Democratic frontrunner Howard Dean is blaming the attacks by rivals and the media for the crushing defeat he has suffered in the party's first presidential nomination vote, but angrily vows to fight every state.
"I have taken a pretty good bunch of hits from all of the opponents and all of you guys," the former Vermont governor said after he was beaten into third place by senators John Kerry and John Edwards in the Iowa caucuses.
"We were pretty much the target of everybody for a long time. And it's hard to sustain that," he told CNN television.
Dean said the defeat would not derail his campaign for the White House, and that he would campaign harder than ever starting with the primary election in New Hampshire on 27 January - the next state on the nomination list.
"Not only are we going to New Hampshire ... we're going to South Carolina and Oklahoma and Arizona and North Dakota and New Mexico," Dean shouted at his stunned supporters.
"And then we go to Washington DC to take back the White House!" he shouted.
"We will not give up. We will not quit now or ever. We want our country back for ordinary Americans."
Dean had been an outsider when he launched his campaign, but forced his way to the front using the internet to sign up tens of thousands of supporters and collected 40 million dollars in donations last year alone. He had also led opposition to the US invasion of Iraq.
Dean insisted his result had still been an achievement. "If you had told us one year ago that we were going to come in third in Iowa, we would have given anything for that," Dean said to roars of approval from a crowd of flag-waving supporters.
Dean (L) insists Democrats have
to include every faction to win
He warned rivals that the Democratic Party could not win the presidency unless it included every faction, including his.
"We are an outsider campaign, we're an insurgent campaign," he declared.
"The truth is the other Democrats can't win and beat George Bush without the people we are bringing to the party. We can't win without the people they are bringing to the party. And that's the process I started."
While some have hailed Dean as a breath of fresh air for the Democratic Party, some party leaders have expressed concern at his short temper which has gained him a reputation as a loose cannon.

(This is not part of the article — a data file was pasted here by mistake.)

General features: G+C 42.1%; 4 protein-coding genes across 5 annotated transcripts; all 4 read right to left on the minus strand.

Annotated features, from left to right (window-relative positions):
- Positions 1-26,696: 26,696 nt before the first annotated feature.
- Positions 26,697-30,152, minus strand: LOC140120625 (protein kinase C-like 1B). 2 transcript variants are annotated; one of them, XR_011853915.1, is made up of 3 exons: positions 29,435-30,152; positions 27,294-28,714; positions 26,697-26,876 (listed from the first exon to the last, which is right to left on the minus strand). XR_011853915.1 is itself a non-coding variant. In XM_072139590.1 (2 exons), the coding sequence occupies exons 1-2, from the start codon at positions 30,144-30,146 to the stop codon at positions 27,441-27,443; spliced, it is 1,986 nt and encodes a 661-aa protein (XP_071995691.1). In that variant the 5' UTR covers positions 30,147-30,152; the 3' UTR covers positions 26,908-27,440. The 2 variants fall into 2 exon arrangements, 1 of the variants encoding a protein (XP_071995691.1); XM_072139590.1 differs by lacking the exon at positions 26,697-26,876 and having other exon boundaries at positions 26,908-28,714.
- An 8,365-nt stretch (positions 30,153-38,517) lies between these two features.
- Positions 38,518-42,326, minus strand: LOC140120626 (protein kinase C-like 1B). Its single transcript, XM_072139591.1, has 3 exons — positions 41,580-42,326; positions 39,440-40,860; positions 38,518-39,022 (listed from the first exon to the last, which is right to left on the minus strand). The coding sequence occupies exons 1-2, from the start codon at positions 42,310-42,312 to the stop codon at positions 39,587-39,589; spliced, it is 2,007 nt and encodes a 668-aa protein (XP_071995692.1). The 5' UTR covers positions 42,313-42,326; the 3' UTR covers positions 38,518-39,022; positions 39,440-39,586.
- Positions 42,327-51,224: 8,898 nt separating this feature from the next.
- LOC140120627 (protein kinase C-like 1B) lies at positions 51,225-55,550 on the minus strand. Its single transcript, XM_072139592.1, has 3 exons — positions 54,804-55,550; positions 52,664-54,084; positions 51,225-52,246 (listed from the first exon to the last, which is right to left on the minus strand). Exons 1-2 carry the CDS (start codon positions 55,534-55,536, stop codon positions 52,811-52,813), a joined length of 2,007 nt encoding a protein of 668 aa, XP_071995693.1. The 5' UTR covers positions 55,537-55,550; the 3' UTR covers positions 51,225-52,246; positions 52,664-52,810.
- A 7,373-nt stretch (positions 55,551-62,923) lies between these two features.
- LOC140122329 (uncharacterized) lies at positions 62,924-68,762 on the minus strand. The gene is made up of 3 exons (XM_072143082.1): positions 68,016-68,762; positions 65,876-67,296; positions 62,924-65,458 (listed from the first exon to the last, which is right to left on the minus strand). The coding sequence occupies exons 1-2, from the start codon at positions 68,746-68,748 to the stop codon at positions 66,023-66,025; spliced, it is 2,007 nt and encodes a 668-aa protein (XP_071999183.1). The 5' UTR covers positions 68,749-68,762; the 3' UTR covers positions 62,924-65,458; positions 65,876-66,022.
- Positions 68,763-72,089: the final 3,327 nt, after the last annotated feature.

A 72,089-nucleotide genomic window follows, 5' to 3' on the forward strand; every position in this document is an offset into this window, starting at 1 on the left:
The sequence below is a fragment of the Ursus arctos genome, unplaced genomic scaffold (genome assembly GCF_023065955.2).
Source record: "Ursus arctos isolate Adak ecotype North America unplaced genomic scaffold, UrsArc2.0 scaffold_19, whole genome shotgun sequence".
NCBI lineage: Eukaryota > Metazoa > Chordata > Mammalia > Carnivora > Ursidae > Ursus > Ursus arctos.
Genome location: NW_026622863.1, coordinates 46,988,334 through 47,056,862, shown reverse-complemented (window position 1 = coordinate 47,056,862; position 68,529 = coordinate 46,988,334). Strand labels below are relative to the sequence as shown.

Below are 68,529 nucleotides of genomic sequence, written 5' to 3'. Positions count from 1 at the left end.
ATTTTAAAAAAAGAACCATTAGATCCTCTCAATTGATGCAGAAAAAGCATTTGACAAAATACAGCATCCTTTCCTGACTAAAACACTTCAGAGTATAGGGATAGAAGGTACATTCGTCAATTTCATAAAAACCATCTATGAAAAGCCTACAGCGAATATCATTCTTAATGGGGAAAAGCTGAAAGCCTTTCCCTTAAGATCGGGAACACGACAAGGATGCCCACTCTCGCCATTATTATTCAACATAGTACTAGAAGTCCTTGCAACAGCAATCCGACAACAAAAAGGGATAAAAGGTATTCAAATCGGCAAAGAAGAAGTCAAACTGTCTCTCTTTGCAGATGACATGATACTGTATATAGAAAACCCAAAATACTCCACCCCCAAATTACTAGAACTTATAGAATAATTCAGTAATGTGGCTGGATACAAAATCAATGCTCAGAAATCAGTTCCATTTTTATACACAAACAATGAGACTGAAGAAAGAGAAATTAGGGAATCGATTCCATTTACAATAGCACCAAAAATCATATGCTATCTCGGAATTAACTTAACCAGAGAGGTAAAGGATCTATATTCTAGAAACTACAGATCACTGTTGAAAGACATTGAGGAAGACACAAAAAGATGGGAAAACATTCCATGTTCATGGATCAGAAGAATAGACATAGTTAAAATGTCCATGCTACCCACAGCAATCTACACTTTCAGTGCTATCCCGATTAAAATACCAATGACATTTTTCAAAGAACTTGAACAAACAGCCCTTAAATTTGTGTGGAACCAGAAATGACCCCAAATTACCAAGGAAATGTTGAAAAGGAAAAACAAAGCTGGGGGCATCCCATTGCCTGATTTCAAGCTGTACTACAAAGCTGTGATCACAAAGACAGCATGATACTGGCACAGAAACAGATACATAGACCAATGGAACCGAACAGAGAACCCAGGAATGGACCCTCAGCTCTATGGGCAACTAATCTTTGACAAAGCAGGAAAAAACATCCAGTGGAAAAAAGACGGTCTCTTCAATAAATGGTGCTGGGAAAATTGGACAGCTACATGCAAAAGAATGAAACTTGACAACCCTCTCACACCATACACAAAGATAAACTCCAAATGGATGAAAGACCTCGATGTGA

Dean ran a populist campaign, slamming the Washington elite and vowing to reach out to blacks, Hispanics and working class whites - key sectors for any Democrat seeking to lock up the party's nomination.
Dean ran a populist campaign, slamming the Washington elite and vowing to reach out to blacks, Hispanics and working class whites
He locked up several key union endorsements last year and garnered endorsements, including from former vice president Al Gore - the Democratic contender in the 2000 presidential race - former US senator Bill Bradley, and Iowa's Democratic Senator Tom Harkin.
The untested coalition of young voters who helped propel Dean to frontrunner status in the Democratic presidential race failed to help him at the Iowa caucuses.
The vote in Iowa was a setback not only for the Vermont governor, but for the youthful "Generation Dean" supporters who helped him break fundraising records and had pushed him to the top of the polls.
Dean says a quarter of his
supporters are younger than 30
Dean has said a quarter of his contributors are people younger than 30, who in many instances are estranged from politics but can in the near future become core Democrats.
"That's how you rebuild our party," he has said on the campaign trail.
"Deaniacs" - first-time political evangelists armed with cell phones, voter lists and political leaflets - were expected to be a formidable organising force in this state.
But in the end their energy and enthusiasm had failed to dispel voter doubts about Dean's electability and concerns about his viability as an alternative to the Republican president.